A study on the impact of Brexit and other developments in EU law relating to arbitration under the bilateral investment treaties.
There have been several speculations on various issues regarding the fate of UK after Brexit, but the approach of this article is limited only to the legal consequences of Brexit. It provides an introduction and overview of the procedure and negotiations followed before and after the Brexit and further highlights the future of EU-UK relationship beyond transition period. The article presents an overview of the aspect of the primacy of EU law and the suspension of all the bilateral investment treaties by the European court of justice. It highlights the developments after the Achmea judgment, affecting the Intra European union Bilateral investment treaties and the impact of the termination agreement signed by the majority of EU Member States on 5th May, 2020 to terminate all the intra-EU BITs.
The origin of the formation of European union can be traced back to the year 1957, when countries like France, West Germany, Belgium, Italy, Luxembourg and the Netherlands signed the Treaty of Rome, which established the European Economic Community (EEC). The EEC is the predecessor of today’s European Union (hereinafter referred to as EU). European Union was an attempt to foster economic cooperation between European nations in the wake of World War II. It was believed that Nations that traded together, would be less likely to rage a war against each other.
Britain joined the European Union in the year 1973. However, just two years later it proposed to withdraw its membership from EU. Britain held a referendum in 1975, to decide whether the nation should exit EU or continue to be a member of it. The country voted against the exit from the EU, but the tension between Britain and EU kept escalating. One of the major issues was the funding given by Britain to EU.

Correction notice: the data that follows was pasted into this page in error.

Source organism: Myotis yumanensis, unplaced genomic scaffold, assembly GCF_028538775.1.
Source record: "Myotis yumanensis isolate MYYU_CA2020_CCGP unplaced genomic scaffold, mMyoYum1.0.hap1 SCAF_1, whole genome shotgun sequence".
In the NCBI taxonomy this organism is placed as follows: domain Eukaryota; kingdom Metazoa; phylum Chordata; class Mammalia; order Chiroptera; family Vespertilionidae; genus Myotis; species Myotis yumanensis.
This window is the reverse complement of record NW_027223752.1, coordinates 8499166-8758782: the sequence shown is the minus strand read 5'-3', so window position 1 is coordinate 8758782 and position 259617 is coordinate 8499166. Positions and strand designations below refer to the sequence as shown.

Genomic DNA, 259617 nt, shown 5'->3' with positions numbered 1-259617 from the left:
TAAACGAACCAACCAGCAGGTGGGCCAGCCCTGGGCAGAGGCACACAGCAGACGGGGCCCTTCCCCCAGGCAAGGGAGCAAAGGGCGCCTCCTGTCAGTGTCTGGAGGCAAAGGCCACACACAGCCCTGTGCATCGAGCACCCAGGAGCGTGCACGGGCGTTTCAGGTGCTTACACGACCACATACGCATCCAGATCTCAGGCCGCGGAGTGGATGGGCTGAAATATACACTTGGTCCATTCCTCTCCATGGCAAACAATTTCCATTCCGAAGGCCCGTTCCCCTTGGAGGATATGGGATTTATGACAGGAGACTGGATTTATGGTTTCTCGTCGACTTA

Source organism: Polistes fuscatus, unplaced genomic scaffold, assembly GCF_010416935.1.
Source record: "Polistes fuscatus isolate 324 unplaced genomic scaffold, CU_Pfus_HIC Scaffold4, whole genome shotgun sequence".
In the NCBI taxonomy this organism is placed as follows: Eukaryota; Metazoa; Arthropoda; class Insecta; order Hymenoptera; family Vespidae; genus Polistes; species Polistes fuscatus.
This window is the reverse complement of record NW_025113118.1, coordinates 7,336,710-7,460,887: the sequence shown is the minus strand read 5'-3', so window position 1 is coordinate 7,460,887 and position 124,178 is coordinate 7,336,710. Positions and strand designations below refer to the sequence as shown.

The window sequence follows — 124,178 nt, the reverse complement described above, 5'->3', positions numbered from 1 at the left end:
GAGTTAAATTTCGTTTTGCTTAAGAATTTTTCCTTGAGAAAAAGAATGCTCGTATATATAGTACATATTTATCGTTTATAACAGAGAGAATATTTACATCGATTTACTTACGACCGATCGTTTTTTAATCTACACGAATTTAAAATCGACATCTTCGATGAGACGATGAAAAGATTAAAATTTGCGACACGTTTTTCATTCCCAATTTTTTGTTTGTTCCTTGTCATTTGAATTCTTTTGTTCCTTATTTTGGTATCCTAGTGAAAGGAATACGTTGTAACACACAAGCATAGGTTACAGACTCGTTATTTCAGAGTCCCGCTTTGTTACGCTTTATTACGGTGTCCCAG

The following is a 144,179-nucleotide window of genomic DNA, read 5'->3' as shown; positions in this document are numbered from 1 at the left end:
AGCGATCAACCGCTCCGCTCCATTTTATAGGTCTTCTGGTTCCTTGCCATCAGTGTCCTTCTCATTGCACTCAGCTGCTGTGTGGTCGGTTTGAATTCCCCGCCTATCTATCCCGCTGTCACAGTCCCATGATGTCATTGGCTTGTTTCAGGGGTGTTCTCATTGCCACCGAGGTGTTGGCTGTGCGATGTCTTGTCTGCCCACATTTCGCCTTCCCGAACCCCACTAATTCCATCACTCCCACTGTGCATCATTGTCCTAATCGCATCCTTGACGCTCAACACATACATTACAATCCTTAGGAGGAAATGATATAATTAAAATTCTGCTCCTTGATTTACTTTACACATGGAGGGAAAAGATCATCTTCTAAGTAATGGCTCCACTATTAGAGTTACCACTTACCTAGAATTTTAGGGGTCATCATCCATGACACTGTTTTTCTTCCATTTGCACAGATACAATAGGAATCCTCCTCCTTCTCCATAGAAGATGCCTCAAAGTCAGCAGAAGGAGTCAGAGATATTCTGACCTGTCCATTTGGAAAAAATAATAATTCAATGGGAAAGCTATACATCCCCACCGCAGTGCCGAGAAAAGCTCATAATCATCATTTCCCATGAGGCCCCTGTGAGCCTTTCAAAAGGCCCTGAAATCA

Despite being the 3rd poorest country in the community, UK was contributing relatively more than other nations. UK got a rebate on the funding after Prime Minister Margret Thatcher negotiated with the EU and reduced the amount of funds contributed by the UK to the budget. Since then, some prime ministers have tried to bridge the gap and negotiate to strengthen the relations with EU, whereas, others have attempted to initiate an exit from EU.
Since the beginning of the membership, UK had the intentions to leave EU, However, the idea gained momentum, only after the speech of prime minister David Cameron in2013, wherein he spoke about the need to change the role of UK in the EU and that he would ask the nation to vote on the question i.e. Whether UK should remain a part of EU. Three years later, the 1UK held a referendum to decide on the same question and the nation voted in favour of the Brexit. A slight majority of 51,89% voted against remaining in the EU. 2Anne McNaughton & James Cameron, International: Key legal implications of UK withdrawal from the EU, 25 LSJ. 70 (2016).